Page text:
The Hawaiian Moorhen is a dark gray bird with a black head and neck, and white feathers on their flanks and on their undertail coverts (or feathers). They have a very distinctive red frontal shield, and their bill tip is yellow with a red base. Their legs and feet are greenish and without lobes. The `Alae `ula usually measure about 13 inches (33 centimeters) in length. Both sexes are similar and have chicken-like cackles and croaks.
These birds nest year-round but the active season is usually from March through August. It is believed that the timing of nesting is related to water levels and vegetation growth. The Hawaiian Moorhen usually lays an average of 5 to 6 eggs and incubation is about 22 days. The ‘alae ‘ula eats mollusks, insects, water plants, and grasses. They are good swimmers and chicks can swim shortly after hatching.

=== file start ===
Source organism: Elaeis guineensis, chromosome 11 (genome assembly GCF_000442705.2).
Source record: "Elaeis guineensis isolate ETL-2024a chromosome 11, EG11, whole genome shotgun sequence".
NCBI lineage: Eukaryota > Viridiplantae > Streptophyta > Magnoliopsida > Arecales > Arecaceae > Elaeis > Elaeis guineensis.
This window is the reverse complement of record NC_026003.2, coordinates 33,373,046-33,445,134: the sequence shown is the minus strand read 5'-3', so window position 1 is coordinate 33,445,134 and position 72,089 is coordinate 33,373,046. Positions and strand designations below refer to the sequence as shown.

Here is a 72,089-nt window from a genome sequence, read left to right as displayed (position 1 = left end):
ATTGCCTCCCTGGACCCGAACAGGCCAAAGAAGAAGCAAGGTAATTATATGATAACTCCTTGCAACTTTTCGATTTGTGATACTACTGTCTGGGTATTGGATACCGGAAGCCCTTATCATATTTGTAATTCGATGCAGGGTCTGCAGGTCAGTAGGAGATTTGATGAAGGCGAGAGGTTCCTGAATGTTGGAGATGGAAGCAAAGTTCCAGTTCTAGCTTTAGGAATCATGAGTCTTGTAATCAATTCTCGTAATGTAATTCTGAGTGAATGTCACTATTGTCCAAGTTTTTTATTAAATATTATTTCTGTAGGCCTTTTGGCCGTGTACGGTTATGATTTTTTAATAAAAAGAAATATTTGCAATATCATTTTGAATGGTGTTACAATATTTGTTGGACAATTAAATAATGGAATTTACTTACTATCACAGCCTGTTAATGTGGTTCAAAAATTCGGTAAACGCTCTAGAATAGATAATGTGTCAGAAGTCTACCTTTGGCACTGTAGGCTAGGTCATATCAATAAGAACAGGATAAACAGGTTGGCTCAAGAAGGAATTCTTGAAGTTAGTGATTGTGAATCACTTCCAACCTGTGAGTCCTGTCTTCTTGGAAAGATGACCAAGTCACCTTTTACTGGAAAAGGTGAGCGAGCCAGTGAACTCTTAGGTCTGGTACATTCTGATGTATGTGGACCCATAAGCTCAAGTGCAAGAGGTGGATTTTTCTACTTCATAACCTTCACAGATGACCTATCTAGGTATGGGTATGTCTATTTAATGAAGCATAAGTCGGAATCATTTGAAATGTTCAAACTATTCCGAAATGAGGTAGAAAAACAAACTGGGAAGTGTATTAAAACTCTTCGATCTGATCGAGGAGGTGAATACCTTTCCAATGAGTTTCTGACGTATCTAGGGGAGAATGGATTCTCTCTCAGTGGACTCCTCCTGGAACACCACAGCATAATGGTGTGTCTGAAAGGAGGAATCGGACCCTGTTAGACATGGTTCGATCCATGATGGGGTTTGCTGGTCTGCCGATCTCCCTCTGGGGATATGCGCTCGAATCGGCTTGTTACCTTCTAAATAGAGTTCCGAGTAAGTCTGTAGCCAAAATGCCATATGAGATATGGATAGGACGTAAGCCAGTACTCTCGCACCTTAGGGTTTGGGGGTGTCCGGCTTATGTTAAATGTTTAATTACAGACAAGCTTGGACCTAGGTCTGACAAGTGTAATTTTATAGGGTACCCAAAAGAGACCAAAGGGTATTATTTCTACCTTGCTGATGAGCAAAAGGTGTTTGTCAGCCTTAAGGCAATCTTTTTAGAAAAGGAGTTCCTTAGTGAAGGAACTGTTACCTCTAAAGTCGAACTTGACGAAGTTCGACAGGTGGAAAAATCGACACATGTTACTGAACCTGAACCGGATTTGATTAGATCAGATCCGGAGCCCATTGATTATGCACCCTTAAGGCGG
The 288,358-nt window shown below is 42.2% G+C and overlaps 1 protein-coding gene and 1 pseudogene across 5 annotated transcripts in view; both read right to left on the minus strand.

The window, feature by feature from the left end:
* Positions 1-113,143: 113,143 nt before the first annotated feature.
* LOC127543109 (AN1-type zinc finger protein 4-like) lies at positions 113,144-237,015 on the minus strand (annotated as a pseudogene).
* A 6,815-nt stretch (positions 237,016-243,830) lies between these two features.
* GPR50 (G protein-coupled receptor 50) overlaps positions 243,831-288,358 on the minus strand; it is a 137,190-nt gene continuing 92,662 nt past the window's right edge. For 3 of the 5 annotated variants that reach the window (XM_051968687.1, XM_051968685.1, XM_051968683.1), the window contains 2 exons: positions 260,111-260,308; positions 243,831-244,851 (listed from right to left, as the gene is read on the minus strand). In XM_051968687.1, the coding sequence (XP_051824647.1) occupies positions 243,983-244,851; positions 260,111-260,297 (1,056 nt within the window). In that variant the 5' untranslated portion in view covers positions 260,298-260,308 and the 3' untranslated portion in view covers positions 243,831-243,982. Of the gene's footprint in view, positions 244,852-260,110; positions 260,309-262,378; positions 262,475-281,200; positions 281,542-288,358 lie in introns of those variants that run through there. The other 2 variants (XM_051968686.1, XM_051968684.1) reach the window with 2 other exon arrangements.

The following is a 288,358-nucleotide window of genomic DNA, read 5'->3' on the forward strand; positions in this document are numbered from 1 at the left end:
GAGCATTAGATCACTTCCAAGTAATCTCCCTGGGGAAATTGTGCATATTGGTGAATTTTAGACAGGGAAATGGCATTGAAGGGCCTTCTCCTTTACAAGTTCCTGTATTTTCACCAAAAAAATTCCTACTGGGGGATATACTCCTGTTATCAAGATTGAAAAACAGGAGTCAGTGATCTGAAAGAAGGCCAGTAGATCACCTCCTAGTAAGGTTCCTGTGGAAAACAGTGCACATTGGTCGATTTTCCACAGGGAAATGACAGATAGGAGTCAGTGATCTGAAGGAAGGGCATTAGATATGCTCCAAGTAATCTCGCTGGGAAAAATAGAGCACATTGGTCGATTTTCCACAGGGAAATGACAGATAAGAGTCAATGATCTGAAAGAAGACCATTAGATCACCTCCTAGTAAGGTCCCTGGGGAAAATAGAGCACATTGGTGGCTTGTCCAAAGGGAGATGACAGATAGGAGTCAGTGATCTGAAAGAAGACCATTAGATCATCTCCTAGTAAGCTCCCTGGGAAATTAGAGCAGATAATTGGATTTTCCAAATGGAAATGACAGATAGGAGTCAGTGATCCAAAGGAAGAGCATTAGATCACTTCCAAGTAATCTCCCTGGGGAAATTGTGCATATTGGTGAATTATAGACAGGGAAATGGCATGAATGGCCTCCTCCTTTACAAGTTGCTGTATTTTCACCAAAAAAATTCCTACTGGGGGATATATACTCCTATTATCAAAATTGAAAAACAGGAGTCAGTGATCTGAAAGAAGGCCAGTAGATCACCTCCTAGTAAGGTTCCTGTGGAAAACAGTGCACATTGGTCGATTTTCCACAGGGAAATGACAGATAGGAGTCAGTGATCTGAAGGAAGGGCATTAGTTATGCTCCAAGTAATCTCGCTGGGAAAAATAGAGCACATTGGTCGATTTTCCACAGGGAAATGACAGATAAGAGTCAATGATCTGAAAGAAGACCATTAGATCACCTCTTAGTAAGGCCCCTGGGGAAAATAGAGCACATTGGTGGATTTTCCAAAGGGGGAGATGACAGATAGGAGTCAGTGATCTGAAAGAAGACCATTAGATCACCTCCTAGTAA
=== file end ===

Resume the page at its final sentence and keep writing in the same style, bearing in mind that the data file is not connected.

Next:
Today, these moorhens can be found only on O`ahu, Kaua`i, and possibly on Maui and Moloka`i. The Kaua`i population is found in lowland wetlands and valleys. A sizable population is found at the Hanalei National Wildlife Refuge. The O`ahu population is widely spread but is mostly found between Haleiwa and Waimanalo. Six marked `Alae `ula were released on Moloka`i in 1983 but they have not been seen since 1985.
The primary cause of decline to this Hawaiian native waterbirds has been loss of wetland habitat. Other factors include introduced predators, alien plants, introduced fish, disease, hybridization, and environmental contaminants.
The Hawaiian Moorhen was listed as an endangered species in 1967 under the Federal Endangered Species Act. The U.S. Fish and Wildlife Service is finalizing the Revised Hawaiian Waterbirds Recovery Plan.